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Home > Privacy and Government > The End of "Practical Obscurity"


The End of "Practical Obscurity"

An important historical change is underway that affects the privacy of information held by governments.

In the past, public records have been kept on paper or magnetic tape in physical files at court houses and government offices throughout the country. Thus, even though they have been technically available to the public for review under open access laws, they have been kept "practically obscure." This meant that sensitive personal information might be in a public record without creating a great risk of harm to the individual that it is about.

Because of the tremendous potential for improvements in efficiency and openness, governments will more and more be conducting their business in digital formats and on the Internet in the future. This should improve the services they offer and lower the cost of government, which is a good thing.

The conversion of public records into electronic formats, however, may end the "practical obscurity" that they have enjoyed in the past. Large quantities of data about citizens will become available very broadly. Without change in public records policy, we could see public record information collected and used in ways that are not desirable. Along with use in crimes like identity fraud, an important undesirable use may be to threaten privacy. This is a major challange to "e-government."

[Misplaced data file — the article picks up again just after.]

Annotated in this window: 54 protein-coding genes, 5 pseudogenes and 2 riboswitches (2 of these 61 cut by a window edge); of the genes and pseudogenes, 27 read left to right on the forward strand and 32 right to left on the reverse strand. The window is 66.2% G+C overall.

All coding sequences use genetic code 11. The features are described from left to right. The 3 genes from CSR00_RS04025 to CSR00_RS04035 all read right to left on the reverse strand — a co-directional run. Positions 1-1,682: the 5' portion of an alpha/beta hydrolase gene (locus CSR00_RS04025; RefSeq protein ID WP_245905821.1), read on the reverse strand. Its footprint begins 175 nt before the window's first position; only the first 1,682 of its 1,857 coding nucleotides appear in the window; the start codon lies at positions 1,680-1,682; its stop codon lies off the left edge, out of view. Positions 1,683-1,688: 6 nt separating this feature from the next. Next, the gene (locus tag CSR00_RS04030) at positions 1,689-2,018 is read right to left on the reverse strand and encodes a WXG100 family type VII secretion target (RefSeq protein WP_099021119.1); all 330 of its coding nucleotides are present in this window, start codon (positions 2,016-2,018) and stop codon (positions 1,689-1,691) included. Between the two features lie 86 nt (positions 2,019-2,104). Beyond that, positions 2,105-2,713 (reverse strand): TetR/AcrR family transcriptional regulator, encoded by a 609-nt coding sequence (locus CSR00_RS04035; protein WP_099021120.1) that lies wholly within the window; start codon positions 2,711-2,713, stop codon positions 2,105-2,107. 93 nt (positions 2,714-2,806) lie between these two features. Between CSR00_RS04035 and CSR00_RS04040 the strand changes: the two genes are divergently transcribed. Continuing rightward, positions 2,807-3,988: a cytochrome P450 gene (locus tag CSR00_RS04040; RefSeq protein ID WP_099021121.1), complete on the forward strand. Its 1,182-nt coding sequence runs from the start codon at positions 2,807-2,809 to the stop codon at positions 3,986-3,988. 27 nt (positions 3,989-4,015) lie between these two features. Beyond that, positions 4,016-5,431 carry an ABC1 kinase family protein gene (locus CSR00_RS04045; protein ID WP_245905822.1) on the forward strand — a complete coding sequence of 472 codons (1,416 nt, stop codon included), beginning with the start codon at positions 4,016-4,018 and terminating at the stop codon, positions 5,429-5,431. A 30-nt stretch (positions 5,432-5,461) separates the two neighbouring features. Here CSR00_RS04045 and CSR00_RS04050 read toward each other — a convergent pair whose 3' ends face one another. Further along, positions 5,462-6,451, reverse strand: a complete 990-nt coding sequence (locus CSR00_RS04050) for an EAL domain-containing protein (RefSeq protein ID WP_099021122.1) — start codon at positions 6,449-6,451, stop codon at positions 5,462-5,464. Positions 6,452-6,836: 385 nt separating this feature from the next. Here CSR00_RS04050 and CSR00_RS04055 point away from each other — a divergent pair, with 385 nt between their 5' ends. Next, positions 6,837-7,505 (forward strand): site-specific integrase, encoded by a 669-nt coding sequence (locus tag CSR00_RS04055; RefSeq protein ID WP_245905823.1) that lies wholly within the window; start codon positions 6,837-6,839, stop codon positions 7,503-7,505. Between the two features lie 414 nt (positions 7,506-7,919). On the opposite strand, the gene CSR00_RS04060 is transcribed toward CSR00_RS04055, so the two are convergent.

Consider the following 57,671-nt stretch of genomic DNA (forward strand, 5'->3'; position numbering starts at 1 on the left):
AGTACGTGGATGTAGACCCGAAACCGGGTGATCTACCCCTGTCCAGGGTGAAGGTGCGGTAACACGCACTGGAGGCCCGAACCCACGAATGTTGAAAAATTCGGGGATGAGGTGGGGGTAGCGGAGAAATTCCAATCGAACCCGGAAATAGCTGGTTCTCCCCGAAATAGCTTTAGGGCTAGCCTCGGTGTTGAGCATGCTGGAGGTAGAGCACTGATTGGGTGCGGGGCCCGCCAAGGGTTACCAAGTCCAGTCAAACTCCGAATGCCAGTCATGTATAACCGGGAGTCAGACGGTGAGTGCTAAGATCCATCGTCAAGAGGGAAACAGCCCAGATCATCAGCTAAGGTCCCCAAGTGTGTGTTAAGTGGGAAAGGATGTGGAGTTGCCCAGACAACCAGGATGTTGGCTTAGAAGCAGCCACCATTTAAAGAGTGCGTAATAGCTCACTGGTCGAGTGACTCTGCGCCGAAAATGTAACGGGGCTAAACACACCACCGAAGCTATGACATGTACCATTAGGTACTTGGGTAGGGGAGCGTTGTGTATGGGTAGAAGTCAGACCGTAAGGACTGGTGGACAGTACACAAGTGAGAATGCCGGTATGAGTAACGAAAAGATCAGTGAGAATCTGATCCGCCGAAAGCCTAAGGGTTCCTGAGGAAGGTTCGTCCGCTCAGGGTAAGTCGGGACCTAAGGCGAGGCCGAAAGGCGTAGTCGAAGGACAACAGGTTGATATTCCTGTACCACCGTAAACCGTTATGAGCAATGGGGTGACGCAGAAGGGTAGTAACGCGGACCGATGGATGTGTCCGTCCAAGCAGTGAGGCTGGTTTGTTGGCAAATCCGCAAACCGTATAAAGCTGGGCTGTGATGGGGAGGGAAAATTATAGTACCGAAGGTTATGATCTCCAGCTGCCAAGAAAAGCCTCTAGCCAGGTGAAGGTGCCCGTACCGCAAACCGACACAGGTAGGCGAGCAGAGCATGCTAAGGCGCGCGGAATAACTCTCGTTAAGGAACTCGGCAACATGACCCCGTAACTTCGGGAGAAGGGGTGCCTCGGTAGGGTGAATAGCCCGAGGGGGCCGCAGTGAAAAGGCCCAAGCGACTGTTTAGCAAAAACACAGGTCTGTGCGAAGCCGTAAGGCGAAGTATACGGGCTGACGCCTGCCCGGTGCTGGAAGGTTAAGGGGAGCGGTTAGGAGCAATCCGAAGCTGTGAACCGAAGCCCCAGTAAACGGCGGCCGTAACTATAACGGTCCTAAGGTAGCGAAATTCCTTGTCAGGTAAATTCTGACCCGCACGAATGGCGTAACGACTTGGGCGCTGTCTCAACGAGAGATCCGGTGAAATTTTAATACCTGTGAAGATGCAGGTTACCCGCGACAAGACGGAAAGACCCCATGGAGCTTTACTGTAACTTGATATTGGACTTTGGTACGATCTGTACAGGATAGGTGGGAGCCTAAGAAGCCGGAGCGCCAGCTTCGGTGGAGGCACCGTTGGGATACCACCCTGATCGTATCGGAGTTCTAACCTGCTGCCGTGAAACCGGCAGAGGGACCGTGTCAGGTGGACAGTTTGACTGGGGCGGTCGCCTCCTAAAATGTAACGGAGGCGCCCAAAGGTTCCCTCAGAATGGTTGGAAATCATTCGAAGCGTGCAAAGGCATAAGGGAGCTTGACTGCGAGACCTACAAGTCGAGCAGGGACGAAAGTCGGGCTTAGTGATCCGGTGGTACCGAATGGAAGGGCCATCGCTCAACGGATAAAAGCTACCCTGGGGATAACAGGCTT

The value of open government should not be dismissed. It would be a mistake to close off access to public records because of the many benefits access provides. Instead, governments should minimize the personal information they collect and they should maintain information only so long as it is needed. As a security measure, those who access public record data should be required to identify themselves adequately, and have information about their access be placed in a separate public record.

Ultimately, each program that collects information from citizens and residents, whether for taxation, licenses, or entitlement benefits, should be viewed as costing not only taxpayer dollars, but small amounts of taxpayer privacy as well.


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[updated 05/21/03]



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